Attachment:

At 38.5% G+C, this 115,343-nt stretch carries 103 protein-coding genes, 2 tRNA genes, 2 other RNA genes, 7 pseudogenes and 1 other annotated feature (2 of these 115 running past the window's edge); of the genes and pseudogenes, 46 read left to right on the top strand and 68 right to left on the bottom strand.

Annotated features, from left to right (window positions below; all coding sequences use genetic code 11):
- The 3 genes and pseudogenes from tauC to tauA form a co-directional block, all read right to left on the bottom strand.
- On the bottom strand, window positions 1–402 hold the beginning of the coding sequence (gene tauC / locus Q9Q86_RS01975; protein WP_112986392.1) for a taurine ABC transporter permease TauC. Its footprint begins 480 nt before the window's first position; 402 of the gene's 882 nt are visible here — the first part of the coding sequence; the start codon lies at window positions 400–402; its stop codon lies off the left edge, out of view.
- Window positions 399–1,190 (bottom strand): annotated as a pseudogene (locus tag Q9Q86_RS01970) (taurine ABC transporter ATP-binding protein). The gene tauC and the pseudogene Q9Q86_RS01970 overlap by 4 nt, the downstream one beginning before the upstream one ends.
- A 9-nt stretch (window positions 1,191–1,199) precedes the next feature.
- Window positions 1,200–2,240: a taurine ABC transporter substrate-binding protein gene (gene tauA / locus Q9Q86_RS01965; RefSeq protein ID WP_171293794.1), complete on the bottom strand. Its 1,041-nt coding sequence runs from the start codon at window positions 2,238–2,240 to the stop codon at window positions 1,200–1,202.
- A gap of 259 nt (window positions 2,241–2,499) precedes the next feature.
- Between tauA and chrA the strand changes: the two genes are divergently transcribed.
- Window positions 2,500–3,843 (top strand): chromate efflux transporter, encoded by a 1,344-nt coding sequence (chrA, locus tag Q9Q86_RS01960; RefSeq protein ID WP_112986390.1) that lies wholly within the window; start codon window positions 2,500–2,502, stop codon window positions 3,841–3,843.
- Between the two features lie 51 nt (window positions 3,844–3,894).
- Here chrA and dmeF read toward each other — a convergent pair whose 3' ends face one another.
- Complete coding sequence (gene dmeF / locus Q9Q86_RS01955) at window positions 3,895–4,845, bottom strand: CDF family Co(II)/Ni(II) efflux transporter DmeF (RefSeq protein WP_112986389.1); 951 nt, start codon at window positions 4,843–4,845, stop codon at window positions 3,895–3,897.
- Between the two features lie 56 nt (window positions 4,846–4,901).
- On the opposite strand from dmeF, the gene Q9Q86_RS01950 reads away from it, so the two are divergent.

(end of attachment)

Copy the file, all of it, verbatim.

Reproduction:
At 38.5% G+C, this 115,343-nt stretch carries 103 protein-coding genes, 2 tRNA genes, 2 other RNA genes, 7 pseudogenes and 1 other annotated feature (2 of these 115 running past the window's edge); of the genes and pseudogenes, 46 read left to right on the top strand and 68 right to left on the bottom strand.

Annotated features, from left to right (window positions below; all coding sequences use genetic code 11):
- The 3 genes and pseudogenes from tauC to tauA form a co-directional block, all read right to left on the bottom strand.
- On the bottom strand, window positions 1–402 hold the beginning of the coding sequence (gene tauC / locus Q9Q86_RS01975; protein WP_112986392.1) for a taurine ABC transporter permease TauC. Its footprint begins 480 nt before the window's first position; 402 of the gene's 882 nt are visible here — the first part of the coding sequence; the start codon lies at window positions 400–402; its stop codon lies off the left edge, out of view.
- Window positions 399–1,190 (bottom strand): annotated as a pseudogene (locus tag Q9Q86_RS01970) (taurine ABC transporter ATP-binding protein). The gene tauC and the pseudogene Q9Q86_RS01970 overlap by 4 nt, the downstream one beginning before the upstream one ends.
- A 9-nt stretch (window positions 1,191–1,199) precedes the next feature.
- Window positions 1,200–2,240: a taurine ABC transporter substrate-binding protein gene (gene tauA / locus Q9Q86_RS01965; RefSeq protein ID WP_171293794.1), complete on the bottom strand. Its 1,041-nt coding sequence runs from the start codon at window positions 2,238–2,240 to the stop codon at window positions 1,200–1,202.
- A gap of 259 nt (window positions 2,241–2,499) precedes the next feature.
- Between tauA and chrA the strand changes: the two genes are divergently transcribed.
- Window positions 2,500–3,843 (top strand): chromate efflux transporter, encoded by a 1,344-nt coding sequence (chrA, locus tag Q9Q86_RS01960; RefSeq protein ID WP_112986390.1) that lies wholly within the window; start codon window positions 2,500–2,502, stop codon window positions 3,841–3,843.
- Between the two features lie 51 nt (window positions 3,844–3,894).
- Here chrA and dmeF read toward each other — a convergent pair whose 3' ends face one another.
- Complete coding sequence (gene dmeF / locus Q9Q86_RS01955) at window positions 3,895–4,845, bottom strand: CDF family Co(II)/Ni(II) efflux transporter DmeF (RefSeq protein WP_112986389.1); 951 nt, start codon at window positions 4,843–4,845, stop codon at window positions 3,895–3,897.
- Between the two features lie 56 nt (window positions 4,846–4,901).
- On the opposite strand from dmeF, the gene Q9Q86_RS01950 reads away from it, so the two are divergent.